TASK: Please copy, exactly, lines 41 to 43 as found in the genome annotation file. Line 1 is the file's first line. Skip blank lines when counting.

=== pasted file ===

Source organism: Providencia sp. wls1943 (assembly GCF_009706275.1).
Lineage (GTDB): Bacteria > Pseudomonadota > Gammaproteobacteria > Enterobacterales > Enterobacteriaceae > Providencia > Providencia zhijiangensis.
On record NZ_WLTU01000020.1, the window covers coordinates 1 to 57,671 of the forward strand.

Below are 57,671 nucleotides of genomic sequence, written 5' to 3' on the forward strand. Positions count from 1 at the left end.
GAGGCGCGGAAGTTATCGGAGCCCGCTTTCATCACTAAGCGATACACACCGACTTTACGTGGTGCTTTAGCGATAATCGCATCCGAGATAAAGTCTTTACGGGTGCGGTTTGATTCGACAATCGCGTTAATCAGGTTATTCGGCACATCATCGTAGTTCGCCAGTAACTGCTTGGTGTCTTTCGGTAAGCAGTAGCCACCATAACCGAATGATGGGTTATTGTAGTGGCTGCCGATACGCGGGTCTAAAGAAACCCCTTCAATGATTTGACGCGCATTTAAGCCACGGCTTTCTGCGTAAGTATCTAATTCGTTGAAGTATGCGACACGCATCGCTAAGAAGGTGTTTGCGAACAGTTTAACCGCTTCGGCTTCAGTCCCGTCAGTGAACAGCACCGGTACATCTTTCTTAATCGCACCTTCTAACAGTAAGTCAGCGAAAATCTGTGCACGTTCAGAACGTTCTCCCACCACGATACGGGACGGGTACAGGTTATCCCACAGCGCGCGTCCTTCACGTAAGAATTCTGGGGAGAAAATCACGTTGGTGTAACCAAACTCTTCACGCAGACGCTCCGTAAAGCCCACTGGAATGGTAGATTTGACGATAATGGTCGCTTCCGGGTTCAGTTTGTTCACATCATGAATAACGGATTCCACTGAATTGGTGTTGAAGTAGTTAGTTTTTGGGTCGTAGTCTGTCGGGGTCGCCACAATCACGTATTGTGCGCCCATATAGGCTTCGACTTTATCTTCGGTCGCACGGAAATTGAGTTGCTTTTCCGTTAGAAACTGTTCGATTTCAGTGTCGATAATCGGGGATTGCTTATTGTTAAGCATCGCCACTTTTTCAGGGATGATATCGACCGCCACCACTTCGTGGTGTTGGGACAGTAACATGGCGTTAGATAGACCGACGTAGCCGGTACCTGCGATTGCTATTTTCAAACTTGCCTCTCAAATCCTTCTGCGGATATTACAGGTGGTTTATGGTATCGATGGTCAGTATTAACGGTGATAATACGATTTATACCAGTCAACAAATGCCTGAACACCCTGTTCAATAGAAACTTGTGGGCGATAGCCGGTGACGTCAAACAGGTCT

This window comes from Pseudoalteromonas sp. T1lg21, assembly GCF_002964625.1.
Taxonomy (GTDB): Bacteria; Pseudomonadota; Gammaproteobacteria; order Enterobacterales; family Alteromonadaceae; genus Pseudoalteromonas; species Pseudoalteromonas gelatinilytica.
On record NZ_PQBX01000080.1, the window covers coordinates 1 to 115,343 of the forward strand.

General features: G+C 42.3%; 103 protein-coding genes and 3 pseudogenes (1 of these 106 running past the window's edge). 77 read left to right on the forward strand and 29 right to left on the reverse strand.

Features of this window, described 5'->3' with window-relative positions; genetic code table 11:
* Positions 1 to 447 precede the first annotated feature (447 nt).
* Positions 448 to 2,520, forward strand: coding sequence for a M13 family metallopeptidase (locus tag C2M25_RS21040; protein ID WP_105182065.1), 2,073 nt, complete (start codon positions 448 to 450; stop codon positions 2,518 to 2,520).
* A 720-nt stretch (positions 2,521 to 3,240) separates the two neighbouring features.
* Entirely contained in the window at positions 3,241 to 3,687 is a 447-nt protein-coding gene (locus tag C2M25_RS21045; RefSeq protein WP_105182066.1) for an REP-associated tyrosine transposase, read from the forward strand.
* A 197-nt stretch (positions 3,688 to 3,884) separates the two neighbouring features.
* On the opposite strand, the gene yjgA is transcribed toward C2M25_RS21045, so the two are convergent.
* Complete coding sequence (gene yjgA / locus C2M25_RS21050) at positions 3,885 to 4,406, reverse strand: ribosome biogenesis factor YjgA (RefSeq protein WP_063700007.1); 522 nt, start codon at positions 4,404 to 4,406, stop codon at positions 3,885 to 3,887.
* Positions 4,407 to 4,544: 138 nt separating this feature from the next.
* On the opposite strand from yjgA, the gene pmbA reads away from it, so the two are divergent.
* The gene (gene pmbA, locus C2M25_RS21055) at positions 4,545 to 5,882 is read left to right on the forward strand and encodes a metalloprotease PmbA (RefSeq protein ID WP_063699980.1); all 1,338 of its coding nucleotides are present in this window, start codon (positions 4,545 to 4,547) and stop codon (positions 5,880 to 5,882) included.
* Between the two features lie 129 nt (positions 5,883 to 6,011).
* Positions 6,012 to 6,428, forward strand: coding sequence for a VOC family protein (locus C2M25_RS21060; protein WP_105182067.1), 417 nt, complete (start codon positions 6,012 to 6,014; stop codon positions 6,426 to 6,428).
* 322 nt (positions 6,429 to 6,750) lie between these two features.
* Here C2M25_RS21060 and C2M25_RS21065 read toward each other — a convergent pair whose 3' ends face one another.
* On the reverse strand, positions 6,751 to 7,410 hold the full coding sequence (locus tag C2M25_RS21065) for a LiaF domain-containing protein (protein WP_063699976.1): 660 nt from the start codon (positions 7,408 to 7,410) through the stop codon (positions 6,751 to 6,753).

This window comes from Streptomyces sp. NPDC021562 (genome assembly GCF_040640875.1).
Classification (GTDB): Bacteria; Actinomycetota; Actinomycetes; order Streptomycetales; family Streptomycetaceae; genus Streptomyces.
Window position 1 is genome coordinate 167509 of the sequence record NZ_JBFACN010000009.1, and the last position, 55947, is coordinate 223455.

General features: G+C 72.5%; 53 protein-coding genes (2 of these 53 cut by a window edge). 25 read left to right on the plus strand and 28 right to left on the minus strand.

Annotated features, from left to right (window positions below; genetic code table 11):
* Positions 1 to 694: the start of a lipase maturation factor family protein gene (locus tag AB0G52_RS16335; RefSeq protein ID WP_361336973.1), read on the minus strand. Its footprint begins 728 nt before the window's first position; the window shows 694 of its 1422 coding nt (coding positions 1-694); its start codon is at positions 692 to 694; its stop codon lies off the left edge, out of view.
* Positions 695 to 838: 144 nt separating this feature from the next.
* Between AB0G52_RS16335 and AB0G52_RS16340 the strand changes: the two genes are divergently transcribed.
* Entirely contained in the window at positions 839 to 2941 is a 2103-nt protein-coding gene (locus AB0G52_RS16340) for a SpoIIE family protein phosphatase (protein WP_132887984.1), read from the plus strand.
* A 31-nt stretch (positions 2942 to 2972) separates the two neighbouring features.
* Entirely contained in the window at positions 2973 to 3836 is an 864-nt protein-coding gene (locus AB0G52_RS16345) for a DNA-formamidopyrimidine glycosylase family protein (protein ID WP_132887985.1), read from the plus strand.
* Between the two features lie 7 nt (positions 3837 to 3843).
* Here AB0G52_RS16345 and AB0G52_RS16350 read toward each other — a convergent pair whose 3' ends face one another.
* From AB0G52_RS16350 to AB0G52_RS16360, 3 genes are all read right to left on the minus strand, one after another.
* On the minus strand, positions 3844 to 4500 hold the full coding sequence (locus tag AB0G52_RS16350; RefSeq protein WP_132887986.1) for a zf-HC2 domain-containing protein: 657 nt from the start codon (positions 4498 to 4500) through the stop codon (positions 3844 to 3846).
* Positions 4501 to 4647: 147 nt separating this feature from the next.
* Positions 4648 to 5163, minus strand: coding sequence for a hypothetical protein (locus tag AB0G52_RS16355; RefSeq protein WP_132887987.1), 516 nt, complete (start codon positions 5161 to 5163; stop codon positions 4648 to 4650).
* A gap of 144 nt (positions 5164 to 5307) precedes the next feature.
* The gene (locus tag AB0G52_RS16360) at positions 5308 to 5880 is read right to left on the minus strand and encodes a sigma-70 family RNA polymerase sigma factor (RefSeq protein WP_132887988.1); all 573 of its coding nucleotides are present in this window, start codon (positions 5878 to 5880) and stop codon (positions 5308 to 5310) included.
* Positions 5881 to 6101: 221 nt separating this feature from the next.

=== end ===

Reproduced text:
* Positions 4501 to 4647: 147 nt separating this feature from the next.
* Positions 4648 to 5163, minus strand: coding sequence for a hypothetical protein (locus tag AB0G52_RS16355; RefSeq protein WP_132887987.1), 516 nt, complete (start codon positions 5161 to 5163; stop codon positions 4648 to 4650).
* A gap of 144 nt (positions 5164 to 5307) precedes the next feature.